Books, Culture, Literature

The Ramayana: Celebrating Its Timelessness and Universality

Last weekend, I revisited my love for one of the greatest epics of our time, The Ramayana. I was watching the 1995 version of The Little Princess and felt compelled to read this grand and fascinating tale because of the inspiring inserted scenes in the film. Also, my trainer just got back from India and brought back curry and tea for me, so my soul has been traveling in that part of the globe. I blame the world for conspiring to awaken my dormant love for India, and literary analysis, and so comes this post about one of the most beautiful stories about love and virtue. 


The literary canon of the modern world has expanded immensely over time and is motivated by the diversity of world cultures. However, every once in a while, there is a story that transcends all these to deeply affect people from all nations. The Ramayana is a Hindu epic that has inspired not only India, but different parts of the globe as well for many years past until the present. According to Frank Gaetano Morales in Hinduism Today, one of the most significant problems of modern Hinduism is “Radical Universalism”. He states that there is a difference between having tolerance for other religions and the fallacious claim that all religions are the same. The philosophy and influence of Hinduism should not be mistaken as a means to automatically identify one’s self as “Hindu”. Appreciation and value for great Sanskrit epics such as The Ramayana is a different concept however. It remains to be popular in India and throughout the world. It is filled with virtues that Hindus deem to be ideal and supreme. However, the epic also contains moral and ethical virtues that may be accepted by all. The Ramayana inspires great and receptive audiences in India and in many nations through its illustration of fundamental Hindu uprightness and universal quest for human consciousness. 

The Ramayana is an ancient Sanskrit epic attributed to the Hindu poet Valmiki and is considered to be one of the most well known in the Hindu canon. Traiditonally, it belongs to the Treta Yuga of the Hindu chronology and dates back as early as 5th Century BCE. It is a long epic; 24,000 verses or slokas in seven cantos or kandas that deal with Prince Rama’s life from his birth to death. It is however, considerably shorter than the 100,000 verses of the “Mahabharata”. According to Gavin Flood, in Hindu narrative tradition, both the “Mahabharata” and the “Ramayana” have two major recessions— “the northern and the southern”. Although both have become important influences in the ancient literature of India, The Ramayana. through allegory in narrative, illustrates the relevance of philosophy and devotion.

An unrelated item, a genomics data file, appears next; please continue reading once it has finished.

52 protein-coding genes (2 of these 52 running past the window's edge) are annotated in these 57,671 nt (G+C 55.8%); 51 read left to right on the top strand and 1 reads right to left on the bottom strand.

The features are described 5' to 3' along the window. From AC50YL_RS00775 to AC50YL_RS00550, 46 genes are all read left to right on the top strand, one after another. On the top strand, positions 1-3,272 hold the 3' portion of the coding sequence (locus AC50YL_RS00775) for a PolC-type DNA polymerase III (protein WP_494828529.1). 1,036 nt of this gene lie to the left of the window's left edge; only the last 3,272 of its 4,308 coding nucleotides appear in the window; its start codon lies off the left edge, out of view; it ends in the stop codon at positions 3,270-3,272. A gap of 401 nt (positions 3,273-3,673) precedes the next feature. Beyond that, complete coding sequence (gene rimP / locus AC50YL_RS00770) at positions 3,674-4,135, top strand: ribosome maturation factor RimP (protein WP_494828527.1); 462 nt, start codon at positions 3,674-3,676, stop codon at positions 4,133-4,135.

The Ramayana is an essential story, which portrays Prince Rama of Ayodhya as the hero and the ideal. As I mentioned earlier, the epic consists of seven kandas: (1) the Bala Kanda or the book that depicts the birth of Rama, (2) the Ayodhya Kanda which, marks the beginning of Rama’s exile through the evil machinations of Kaikeiyi,  (3) the Aranya Kanda or the Book of the Forest which shows Rama’s life in exile with his wife Sita and brother Lakshmana, (4) the Kishkinda Kanda which is about the Kingdom of Vanara and Rama’s alliance with Sugriva in order to rescue Sita, (5) the Sundara Kanda or the Book of Hanuman, (6) the Yuddha Kanda or the Book of War that illustrates Rama’s war with Ravana to fight for Sita and finally; (7) the Uttara Kanda which portrays life back at Ayodhya, Sita’s banishment and their deaths. Through the epic’s form, it is able to tell a story about courtly intrigue, heroic renunciation, fierce battles and the ultimate triumph of good over evil.


The plot revolves on how Prince Rama is sent into exile in the forest of Dandaka because of the evil machinations of his father Dasharatha’s favorite wife Kaikeiyi in order to place her son Bharata on the throne. Prince Rama, accompanied by his devoted wife Sita and loyal brother Lakshmana begin their hermitage in Chitrakuta. In the forest, they encounter the demon Rakshasas until the demon king Ravana abducts Sita. He flies her to Lanka yet she never yields to Ravana and steadfastly reminds him of her vow to Rama. Rama and Lakshmana in the quest to save Sita form an alliance with Hanuman and his army. They save Sita through force and a frightful battle. In the end, good prevails and Rama discovers his divinity; that he is an incarnation of the great Vishnu. As Rama and Sita return to Ayodhya to resume their lives, rumors questioning Sita’s purity emerge. Because no just ruler can reign over doubts of immorality, Rama banishes Sita to the forest where she gives birth to their children Kusa and Lava.